A hint of what is to come
Yvette and Jacques worked at their father's bakery. Yvette was a writer. Jacques was a painter. Their father had them work their talents as much as he had them baking. They weren't from this region, and their father's stories of exotic places in the South made their dreams full of adventures.
Other than their different interests in writing and painting, they were mirrors of each other in a way that only twins could be. There was a rhythm when they were baking together. The bakery supplied two taverns and a couple dozen households with bread. The family made enough money to get whatever they needed and had pleasant days. Though travel seemed far away.
That changed when a man died outside their door. He was torn apart by a giant gangly beast. They hid in their house while the battle raged. Their father stood at their bedroom door with his sword in hand. A bow leaned against the bed behind him.
Yvette had asked, "Father, why don't we help?" He did not respond. Jacques followed with, "Father?"
The monsters, there had been more than one, were dispatched by others in the town. That night, their father did not sleep. He had their bags packed, but they didn't leave. The bakery and house sat quiet and still. A few days later, the three of them attended the funeral of the man that had died.
After the ceremony, Yette asked, "Father, why didn't we help?"
This time, their father replied. "There is more than one way to help."
They began baking twice as much as before. The mayor had asked to double the daily orders the day before. People were arriving in the village from the surrounding farms and neighboring villages. Whispers could be heard in any gathering and from every customer, "Was the forest safe?" Their father never answered the question. Their travel bags remained on the dining room table.
After baking each day, they practiced with their father's bow. Then he had them spar with sticks. They walked with their father the day he put an order in at the blacksmith for two swords.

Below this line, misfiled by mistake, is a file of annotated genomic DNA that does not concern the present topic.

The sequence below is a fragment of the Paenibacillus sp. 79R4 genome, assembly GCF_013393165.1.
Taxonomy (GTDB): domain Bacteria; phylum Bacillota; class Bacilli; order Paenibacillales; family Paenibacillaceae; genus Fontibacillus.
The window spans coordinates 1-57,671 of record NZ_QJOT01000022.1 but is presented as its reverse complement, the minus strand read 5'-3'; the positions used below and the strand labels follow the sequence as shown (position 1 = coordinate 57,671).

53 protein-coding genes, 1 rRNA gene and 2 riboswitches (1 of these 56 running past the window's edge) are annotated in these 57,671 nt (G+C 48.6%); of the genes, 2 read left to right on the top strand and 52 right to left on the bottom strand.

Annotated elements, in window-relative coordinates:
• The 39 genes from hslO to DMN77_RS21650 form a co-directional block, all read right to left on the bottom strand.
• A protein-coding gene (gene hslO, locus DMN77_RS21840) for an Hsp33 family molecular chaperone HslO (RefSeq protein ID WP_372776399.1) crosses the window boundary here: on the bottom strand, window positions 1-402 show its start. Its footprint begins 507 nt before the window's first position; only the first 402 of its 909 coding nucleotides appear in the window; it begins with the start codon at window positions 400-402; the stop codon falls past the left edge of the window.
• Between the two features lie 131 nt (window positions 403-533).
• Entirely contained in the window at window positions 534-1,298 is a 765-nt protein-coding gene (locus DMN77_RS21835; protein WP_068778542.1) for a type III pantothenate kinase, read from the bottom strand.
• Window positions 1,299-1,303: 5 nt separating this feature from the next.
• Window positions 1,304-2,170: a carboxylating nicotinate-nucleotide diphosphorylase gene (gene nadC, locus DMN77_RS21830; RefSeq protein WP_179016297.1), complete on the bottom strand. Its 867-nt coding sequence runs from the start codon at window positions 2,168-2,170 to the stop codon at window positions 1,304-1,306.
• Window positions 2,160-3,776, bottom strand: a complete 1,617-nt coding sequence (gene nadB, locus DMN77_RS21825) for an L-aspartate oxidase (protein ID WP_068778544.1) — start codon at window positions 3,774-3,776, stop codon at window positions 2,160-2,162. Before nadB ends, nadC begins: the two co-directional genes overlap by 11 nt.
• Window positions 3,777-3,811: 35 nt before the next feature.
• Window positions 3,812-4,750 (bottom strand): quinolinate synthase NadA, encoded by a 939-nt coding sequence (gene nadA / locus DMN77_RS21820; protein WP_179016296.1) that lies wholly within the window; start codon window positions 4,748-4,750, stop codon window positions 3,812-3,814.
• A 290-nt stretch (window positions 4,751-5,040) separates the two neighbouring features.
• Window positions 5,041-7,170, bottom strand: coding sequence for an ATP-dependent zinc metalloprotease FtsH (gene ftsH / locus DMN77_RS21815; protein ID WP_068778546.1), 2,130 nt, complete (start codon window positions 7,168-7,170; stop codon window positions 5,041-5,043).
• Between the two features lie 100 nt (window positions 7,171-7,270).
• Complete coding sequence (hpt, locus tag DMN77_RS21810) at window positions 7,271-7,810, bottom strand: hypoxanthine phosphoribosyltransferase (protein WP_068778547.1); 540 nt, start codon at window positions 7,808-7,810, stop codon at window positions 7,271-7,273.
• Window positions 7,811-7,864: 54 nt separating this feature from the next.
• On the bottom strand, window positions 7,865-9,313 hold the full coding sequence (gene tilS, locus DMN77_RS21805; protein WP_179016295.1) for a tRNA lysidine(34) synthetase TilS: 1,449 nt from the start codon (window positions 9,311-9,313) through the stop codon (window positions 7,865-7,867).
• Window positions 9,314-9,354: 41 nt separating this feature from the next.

As they left, Jacques said, "Now we can help."
Their father said, "No, not like that."
They wondered if they were going to leave but could not bring themselves to ask. Their travel bags remained on the dining room table.
About a week and a half after the man died, there was a knock on the door. A woman asked Yvette to come to the town hall to read her stories that evening. The next day there was another knock. The woman requested Jacques to bring some of his paintings and his paint.
Their father went with them each time and stood arms crossed in the back of the town hall. The twins shared their work with the woman, the mayor, and others she had invited. She said she was healing the village. Their father did not say anything to them about either night.
Another week slipped by, and there was another knock. Jung stood at the door and greeted the twin's father. He knew Jung from the Hunter's Guild in a neighboring village. After the recent incidents, Jung organized a group called Ardelis' Arrows to help protect the town. Ardelis was a Ranger that protected the forest and was well-liked. Amis stepped aside to let Jung enter.
The town would soon need to quadruple the bakery output. Jung had people that could help bake, but he also needed people to help with the Arrows. He had seen the twins practicing. Amis took Jung to the table in the dining room and sat in a chair. "I saw the mayor value my children for more than just bakers. Will she value them as more than just soldiers to throw away?" His voice faded away at the end of the question.
The twin's father continued, "They will want to do this. Do I travel with my family or let them travel with the Arrows?"
Jung put his hand on their father's shoulder. "I think the mayor hopes we can all travel together as one community."
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The name Amis appears in the medieval French poem Amis and Amiles, about two friends who make sacrifices for one another. The twin's father's name is Amis. It made me think about what he would impart to his children. As a single father it also seemed important to think about his reaction to events and trying to hold everything together.
This was originally a piece of flash fiction for the Storytelling Collective's Flash Fiction February challenge in 2021. I edited and expanded to include with the Short Stories of the Anhult Wildlands in Jan 2023.
This is beautiful for both what is said and what is unsaid. What I love here is that there is so much richness: to the backstory, to what will come, to why the father made the choices he has... I want to read more and more!
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